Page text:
Gov. Doug Burgum announced June 11 that Olympic gold medalists and equity advocates Monique Lamoureux-Morando and Jocelyne Lamoureux-Davidson as the 45th and 46th recipients of the North Dakota Theodore Roosevelt Rough Rider Award, the state’s highest commendation for its citizens.

The Lamoureux twins, as they are commonly known, rose to national and international prominence as members of the gold medal-winning 2018 U.S. Olympic Women’s Ice Hockey Team. During the final women’s hockey game of the 2018 Winter Olympics in PyeongChang, South Korea, Lamoureux-Morando scored the game tying goal, and Lamoureux-Davidson scored the game-winning shootout goal to ultimately win the gold medal for Team USA against Canada.

In addition to their exceptional high school, college and professional hockey careers, the Lamoureux twins have become powerful advocates for equity, diversity and inclusion.

“From backyard hockey in Grand Forks to the world’s biggest stage, Monique and Jocelyne reached the pinnacle of women’s hockey and delivered two of the most exciting moments in our state’s sporting history, becoming the first North Dakota athletes to bring home Olympic gold and inspiring countless North Dakotans and young athletes everywhere with their incredible skill, competitiveness and sportsmanship,” Burgum said.

“Jocelyne and I are tremendously honored to be chosen as recipients of the Rough Rider Award,” Lamoureux-Morando said. “We are proud North Dakotans who were taught from a young age to work hard and be kind. Now, more than ever, do those words ring true.”

Lifelong residents of Grand Forks, the Lamoureux twins were valued members of the University of North Dakota’s Women’s Hockey Team after transferring from the University of Minnesota in 2009. In 2010, the Lamoureux twins played in the Winter Olympics in Vancouver, Canada, winning silver medals as members of U.S. Olympic Women’s Ice Hockey Team. They again played on the silver medal-winning team in the 2014 Winter Olympics in Sochi, Russia.

Following the 2014 Winter Olympics, the Lamoureux twins became leaders in USA Women’s National Team members’ fight for fair and equal treatment by USA Hockey. Their efforts have focused on equitable treatment compared to the men’s hockey team, increased funding for girls’ youth hockey programs and more equitable training and marketing support for women’s hockey.

In 2018, the Lamoureux twins again played on the U.S. Olympic Women’s Ice Hockey Team in the PyeongChang Winter Olympics. During the final game, the U.S. team won the gold medal for the first time in 20 years over Canada. Crucial members of the team, the Lamoureux twins each contributed game-changing moments.

Monique Lamoureux-Morando scored the game-tying goal, and Jocelyne Lamoureux-Davidson scored the game-winning shootout goal to ultimately win the gold medal for Team USA.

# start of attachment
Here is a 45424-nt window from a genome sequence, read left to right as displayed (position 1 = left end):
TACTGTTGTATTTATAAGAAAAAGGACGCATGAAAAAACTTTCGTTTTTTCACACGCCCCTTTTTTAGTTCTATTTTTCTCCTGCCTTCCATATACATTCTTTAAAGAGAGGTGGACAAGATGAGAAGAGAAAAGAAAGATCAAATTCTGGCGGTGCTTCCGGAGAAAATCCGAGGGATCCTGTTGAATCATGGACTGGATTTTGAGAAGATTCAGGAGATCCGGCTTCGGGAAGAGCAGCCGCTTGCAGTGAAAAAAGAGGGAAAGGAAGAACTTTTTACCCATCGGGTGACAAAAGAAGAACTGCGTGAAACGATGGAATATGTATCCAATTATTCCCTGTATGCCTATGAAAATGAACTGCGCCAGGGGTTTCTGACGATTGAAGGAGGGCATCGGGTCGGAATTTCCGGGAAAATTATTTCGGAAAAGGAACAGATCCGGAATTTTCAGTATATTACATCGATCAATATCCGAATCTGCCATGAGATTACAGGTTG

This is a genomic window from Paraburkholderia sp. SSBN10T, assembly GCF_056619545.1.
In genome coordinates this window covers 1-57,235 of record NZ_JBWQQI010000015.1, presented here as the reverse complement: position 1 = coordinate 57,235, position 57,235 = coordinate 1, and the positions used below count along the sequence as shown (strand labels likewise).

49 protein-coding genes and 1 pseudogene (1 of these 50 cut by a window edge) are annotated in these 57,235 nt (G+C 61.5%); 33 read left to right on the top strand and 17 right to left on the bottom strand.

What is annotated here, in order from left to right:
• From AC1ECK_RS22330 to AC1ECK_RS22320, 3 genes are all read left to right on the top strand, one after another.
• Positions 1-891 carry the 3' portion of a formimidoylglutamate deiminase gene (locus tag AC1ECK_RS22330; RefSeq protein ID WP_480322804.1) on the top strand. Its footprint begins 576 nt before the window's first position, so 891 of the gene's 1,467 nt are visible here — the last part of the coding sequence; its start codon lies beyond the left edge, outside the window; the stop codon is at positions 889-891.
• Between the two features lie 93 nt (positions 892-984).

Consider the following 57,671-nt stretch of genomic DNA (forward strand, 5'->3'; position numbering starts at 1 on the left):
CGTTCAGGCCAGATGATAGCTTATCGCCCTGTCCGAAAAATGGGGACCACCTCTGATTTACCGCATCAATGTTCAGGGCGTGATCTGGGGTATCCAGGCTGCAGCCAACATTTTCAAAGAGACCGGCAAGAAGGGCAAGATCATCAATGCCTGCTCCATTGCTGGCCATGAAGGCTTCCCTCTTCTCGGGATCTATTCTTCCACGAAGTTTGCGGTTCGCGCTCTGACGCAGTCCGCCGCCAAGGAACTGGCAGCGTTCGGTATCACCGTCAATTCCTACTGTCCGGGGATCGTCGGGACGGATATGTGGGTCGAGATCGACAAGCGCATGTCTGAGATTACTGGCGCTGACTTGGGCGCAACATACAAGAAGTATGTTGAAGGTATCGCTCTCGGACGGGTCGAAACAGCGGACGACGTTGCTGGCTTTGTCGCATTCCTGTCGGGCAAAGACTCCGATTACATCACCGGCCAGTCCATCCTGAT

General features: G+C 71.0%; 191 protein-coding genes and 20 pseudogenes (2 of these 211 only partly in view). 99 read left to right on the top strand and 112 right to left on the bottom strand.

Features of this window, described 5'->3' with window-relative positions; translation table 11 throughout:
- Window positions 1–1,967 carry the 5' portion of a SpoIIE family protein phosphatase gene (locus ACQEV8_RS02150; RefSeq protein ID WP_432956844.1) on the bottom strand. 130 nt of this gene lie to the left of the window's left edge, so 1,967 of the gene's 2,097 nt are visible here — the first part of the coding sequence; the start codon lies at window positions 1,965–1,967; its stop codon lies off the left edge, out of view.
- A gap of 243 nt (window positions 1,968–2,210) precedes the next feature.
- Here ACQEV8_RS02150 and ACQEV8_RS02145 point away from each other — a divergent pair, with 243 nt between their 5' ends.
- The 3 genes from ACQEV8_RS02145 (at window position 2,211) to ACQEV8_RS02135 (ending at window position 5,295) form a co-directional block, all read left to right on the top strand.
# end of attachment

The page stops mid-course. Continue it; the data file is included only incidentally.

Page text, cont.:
In addition to the game-winning goal, Jocelyne scored two goals six seconds apart during the 2018 Olympic Games, setting the current Olympic record for shortest time between goals by any player, man or woman.

The Lamoureux twins have used their platform as gold medalists to continue promoting gender equity and increased access for disadvantaged youth. They formed the Monique and Jocelyne Lamoureux Foundation in July 2019 to work with groups supporting disadvantaged children through education and extracurricular activities, primarily in North Dakota. The foundation is an extension of the sisters’ hockey camps for girls and their work with cable and internet provider Comcast, where the twins promote such things as gender equity and internet access for low-income families.

“If this journey were only about winning medals and hockey games, our impact would have ended on the ice,” Lamoureux-Davidson said. “We have been blessed with a platform to make a difference beyond the rink. Monique and I are honored with the acknowledgment of this award that includes our impact beyond the scoreboard.”

The Theodore Roosevelt Rough Rider Award recognizes present and former North Dakotans who have been influenced by the state in achieving national recognition in their fields of endeavor, thereby reflecting credit and honor upon North Dakota and its citizens. Established during the 1961 Dakota Territory Centennial, the award was initially given as an honorary rank of Colonel in the Theodore Roosevelt Rough Riders.

At age 30, Lamoureux-Davidson is the second-youngest recipient of the Theodore Roosevelt Rough Rider Award and Lamoureux-Morando is the third-youngest recipient. The youngest recipient was Major League Baseball home run king Roger Maris at age 29.

The award will be presented later this year to Lamoureux-Morando and Lamoureux-Davidson in person at a date and location to be announced soon.

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